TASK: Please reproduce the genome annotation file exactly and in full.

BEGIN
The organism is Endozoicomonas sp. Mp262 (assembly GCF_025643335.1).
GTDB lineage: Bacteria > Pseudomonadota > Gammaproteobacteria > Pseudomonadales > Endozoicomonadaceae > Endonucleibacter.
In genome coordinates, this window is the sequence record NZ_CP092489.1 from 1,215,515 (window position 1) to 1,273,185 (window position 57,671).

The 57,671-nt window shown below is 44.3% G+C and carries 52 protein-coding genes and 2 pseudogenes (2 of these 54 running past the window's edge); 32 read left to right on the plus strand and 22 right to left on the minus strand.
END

The organism is Endozoicomonas sp. Mp262 (assembly GCF_025643335.1).
GTDB lineage: Bacteria > Pseudomonadota > Gammaproteobacteria > Pseudomonadales > Endozoicomonadaceae > Endonucleibacter.
In genome coordinates, this window is the sequence record NZ_CP092489.1 from 1,215,515 (window position 1) to 1,273,185 (window position 57,671).

The 57,671-nt window shown below is 44.3% G+C and carries 52 protein-coding genes and 2 pseudogenes (2 of these 54 running past the window's edge); 32 read left to right on the plus strand and 22 right to left on the minus strand.